Morrígan at the Cork Opera House fascinates from the first to the last scene
Composer John O’Brien and librettist Éadaoin O’Donoghue have created a work that fascinates from the first scene to the last. The Morrígan writers have turned to the story of Deirdre and the Sons of Usna from the Ulster Cycle for a new work which opened at Cork Opera House on Thursday.
From the staging of the Greek myth of Orpheus by Monteverdi in the 17th century to the plundering of Norse mythology by Wagner in the Ring cycle, the repertoire is full of operas about the gods and the bravery of legendary heroes. So why not an opera based on an Irish myth?
The opera takes its title from the goddess of death and fate who tells the story of a king corrupted by lust and revenge. Dancer Sarah Ryan and 12-year-old Liv Gregorio play the Morrígan.
O’Brien’s score has none of the avant-garde pretensions that can be turned off for the general public. A 24-piece orchestra delivers a sparkling score reminiscent of the sound universe of Bernstein, Sondheim, a hint of Miranda with a spoonful of Poulenc. Two percussionists on stage keep the action going and raise the tension at key moments. O’Donoghue’s libretto is crisp and clear with touches of Irish.
Sets and costumes combine to evoke a fantasy world of the Bronze Age. Stephen Dodd’s lighting design changes dramatically from dark to light and gives every scene a cinematic quality. Although every word was heard clearly, the large, bold supertitles give the scenes the appeal of an illustrated storybook. The 45-person cast and chorus move fluidly across a heavily raked stage in Eddie Kay’s choreography.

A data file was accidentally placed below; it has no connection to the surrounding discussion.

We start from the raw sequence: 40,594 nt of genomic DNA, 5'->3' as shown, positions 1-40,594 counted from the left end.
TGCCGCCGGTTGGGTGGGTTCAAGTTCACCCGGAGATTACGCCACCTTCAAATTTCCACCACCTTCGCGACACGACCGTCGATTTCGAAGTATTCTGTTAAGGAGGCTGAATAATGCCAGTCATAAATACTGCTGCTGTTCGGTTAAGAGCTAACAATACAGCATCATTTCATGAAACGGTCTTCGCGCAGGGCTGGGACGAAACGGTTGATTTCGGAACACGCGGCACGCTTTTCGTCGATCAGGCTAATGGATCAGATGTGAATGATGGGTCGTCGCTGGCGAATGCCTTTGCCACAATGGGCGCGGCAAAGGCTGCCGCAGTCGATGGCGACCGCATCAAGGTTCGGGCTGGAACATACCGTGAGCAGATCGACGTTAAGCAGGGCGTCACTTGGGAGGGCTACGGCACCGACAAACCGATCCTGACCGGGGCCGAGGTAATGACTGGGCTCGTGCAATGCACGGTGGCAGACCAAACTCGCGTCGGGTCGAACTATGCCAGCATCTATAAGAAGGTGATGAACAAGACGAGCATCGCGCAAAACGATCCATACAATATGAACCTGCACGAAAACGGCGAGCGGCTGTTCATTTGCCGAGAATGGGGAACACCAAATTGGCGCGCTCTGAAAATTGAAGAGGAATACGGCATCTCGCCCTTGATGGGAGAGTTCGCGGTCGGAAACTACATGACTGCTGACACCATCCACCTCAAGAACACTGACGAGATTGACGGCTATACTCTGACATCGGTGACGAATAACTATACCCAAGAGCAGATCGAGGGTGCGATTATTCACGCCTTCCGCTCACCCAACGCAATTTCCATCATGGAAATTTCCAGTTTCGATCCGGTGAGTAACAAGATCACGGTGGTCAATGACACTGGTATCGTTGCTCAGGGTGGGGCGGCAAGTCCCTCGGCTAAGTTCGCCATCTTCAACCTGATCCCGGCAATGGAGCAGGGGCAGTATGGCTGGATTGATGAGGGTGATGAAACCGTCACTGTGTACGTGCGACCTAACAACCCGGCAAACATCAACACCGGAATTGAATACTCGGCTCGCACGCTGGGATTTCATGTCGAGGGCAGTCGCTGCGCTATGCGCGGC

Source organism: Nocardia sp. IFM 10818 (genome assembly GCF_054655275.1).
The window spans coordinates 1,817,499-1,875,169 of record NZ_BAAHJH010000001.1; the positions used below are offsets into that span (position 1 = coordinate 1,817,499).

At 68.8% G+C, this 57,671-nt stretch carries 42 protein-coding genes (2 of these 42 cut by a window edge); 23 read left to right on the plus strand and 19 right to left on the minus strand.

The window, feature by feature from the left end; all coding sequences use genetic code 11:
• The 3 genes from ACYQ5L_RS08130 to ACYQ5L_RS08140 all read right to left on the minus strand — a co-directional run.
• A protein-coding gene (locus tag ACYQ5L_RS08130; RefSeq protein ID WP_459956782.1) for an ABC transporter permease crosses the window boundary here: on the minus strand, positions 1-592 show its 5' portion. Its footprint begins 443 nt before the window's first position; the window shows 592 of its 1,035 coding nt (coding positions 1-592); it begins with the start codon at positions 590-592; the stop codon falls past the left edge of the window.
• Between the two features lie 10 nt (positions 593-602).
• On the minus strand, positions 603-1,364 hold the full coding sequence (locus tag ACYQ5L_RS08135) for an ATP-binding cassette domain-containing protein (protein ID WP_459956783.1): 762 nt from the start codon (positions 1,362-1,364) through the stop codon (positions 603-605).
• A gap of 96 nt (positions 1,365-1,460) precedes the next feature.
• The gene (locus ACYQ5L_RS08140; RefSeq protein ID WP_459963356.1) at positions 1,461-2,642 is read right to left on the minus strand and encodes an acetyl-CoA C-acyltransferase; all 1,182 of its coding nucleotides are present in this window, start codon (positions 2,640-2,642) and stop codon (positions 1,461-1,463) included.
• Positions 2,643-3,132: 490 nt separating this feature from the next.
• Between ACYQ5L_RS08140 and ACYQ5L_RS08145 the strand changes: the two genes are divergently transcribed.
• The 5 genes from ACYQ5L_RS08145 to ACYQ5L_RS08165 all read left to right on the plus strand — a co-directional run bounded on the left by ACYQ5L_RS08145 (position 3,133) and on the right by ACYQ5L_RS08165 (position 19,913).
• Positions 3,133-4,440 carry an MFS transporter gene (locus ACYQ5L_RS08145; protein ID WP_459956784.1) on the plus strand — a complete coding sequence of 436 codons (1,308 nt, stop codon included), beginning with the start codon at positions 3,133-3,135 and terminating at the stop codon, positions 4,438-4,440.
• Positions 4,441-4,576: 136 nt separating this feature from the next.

Vocally, the cast is strong overall and persuasive in their roles. A duet with Kim Sheehan as Deirdre and Simon Morgan as Naoise had audiences swooning. Julian Tovey and Jung Soo Yun are delightfully naughty. Swedish countertenor Viktor Priebe was the most striking voice of the evening, while Majella Cullagh drew the loudest cheers from the audience on the first evening.
Morrígan is fabulous and deserves to have a life after this race. Catch it while you can.
- Morrígan continues at Cork Opera House on Saturday and Sunday 30 and 31 July